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Man sues gov't seeking bereaved family funding over same-sex partner's 2014 murder

NAGOYA -- A man here has filed a lawsuit against the Aichi Prefectural Government seeking the payment of benefits for bereaved families of crime victims, arguing that the decision made last year by a prefectural commission to deny him the payment was illegal.

His lawyers say the lawsuit appears to be the first of its kind in which an individual is seeking such a payment in connection with his same-sex partner.

Yasuhide Uchiyama, 43, took legal action at the Nagoya District Court on July 9 over the death of his 52-year-old partner who was murdered at their home in December 2014. Uchiyama applied to the Aichi Prefectural Public Safety Commission to receive benefits for crime victims in December 2016. After his request was denied in December 2017, he filed a complaint to the National Public Safety Commission. The perpetrator of the murder is in prison.

The payment of benefits for bereaved families is issued by the state to support relatives of the deceased, and in some cases the injured. The law on compensating crime victims provides that benefits are awarded to those including a partner "who was in a situation close to that of a marital relationship." Lawyers for Uchiyama state that the prefectural commission did not recognize Uchiyama as the murder victim's partner, and explained that "common-law couples are based on relationships between men and women."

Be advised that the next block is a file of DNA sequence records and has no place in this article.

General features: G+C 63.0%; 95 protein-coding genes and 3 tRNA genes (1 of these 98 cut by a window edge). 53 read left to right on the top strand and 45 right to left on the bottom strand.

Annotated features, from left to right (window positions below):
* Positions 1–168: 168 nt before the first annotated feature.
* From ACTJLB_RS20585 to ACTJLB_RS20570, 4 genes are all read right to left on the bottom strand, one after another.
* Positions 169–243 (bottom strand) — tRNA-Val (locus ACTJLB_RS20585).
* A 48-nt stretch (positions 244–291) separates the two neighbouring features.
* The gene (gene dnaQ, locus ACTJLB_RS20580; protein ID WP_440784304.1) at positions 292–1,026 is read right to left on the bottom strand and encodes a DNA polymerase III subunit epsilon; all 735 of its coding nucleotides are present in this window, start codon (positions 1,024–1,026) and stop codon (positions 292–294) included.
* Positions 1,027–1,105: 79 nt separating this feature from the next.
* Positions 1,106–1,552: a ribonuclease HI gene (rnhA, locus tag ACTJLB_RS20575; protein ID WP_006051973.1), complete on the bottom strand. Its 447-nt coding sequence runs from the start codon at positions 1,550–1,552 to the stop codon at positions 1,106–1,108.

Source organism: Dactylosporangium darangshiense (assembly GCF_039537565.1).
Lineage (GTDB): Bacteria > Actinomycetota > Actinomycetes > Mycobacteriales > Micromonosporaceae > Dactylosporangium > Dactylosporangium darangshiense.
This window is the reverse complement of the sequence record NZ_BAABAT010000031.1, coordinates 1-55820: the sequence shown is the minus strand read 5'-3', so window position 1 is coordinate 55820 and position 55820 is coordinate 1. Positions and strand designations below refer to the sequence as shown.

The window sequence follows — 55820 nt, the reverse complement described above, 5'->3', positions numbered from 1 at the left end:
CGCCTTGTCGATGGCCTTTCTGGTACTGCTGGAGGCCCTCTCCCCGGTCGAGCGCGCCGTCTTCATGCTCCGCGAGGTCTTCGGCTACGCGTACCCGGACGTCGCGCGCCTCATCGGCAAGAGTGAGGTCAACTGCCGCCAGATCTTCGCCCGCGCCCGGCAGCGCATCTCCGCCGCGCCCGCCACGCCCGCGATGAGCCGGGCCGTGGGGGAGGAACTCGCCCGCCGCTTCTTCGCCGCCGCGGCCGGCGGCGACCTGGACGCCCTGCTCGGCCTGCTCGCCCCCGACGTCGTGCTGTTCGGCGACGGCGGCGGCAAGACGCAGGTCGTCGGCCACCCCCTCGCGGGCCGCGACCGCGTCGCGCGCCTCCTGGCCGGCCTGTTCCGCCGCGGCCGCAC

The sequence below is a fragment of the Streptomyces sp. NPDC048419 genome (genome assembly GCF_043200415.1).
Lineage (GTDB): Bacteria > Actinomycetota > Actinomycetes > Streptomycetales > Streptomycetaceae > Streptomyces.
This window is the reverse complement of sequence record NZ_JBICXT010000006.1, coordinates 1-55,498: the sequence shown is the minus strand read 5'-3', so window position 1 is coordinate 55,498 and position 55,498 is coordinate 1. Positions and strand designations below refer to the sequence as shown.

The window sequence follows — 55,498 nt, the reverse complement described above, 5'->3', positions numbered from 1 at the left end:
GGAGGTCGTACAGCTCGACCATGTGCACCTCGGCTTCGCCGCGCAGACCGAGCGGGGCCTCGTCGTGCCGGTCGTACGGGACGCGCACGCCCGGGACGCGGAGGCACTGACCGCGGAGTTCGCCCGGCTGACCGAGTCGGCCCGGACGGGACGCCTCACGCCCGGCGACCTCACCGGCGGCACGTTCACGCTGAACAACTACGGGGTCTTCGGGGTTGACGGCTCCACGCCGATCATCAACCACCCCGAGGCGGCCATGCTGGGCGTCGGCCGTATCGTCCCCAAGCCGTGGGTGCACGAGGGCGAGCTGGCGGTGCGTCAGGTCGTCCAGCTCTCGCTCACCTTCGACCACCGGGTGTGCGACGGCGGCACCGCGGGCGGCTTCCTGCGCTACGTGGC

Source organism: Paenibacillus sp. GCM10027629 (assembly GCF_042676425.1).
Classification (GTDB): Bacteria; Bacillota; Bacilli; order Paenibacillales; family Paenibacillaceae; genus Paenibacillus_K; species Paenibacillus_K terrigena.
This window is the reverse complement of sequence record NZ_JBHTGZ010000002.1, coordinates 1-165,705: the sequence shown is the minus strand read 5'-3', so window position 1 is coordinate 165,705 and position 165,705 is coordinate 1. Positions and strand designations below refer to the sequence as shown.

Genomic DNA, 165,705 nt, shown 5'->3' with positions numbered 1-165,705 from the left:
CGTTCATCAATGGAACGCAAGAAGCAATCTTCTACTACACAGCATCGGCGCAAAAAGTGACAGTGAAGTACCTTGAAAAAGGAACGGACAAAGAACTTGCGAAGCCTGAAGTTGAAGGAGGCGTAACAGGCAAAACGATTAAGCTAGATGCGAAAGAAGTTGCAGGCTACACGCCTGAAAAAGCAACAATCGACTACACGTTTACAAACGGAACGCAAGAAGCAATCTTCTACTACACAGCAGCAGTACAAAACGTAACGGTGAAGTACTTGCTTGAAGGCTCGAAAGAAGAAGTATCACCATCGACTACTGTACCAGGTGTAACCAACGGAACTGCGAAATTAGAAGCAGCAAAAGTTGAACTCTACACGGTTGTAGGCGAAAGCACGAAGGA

Uchiyama started living under the same roof as the victim's partner around 1994, and his elderly mother in need of care joined them from 2010. In the criminal trial of the 2014 murder case, the district court recognized the two men had been "in a relationship close to that of a marital relationship."

"The two were common-law couples. The crime victim compensation law says nothing on the sex of the recipient," his lawyers argued, adding, "If the (prefectural commission's) decision was made based on discrimination, it is unacceptable. This lawsuit may have an effect on other related cases, such as the annual pension."

Uchiyama held a press conference under his own name, because "the lawsuit could have a huge effect on the LGBT community facing the same problem." He pleaded, "The sudden loss of a loved one is painful no matter your sex, so please do not discriminate against my feeling of grief toward my lost husband."

The Aichi Prefectural Public Safety Commission says it is unable to confirm the lawsuit was filed.

(Japanese original by Ayuko Nomura, Nagoya News Center)

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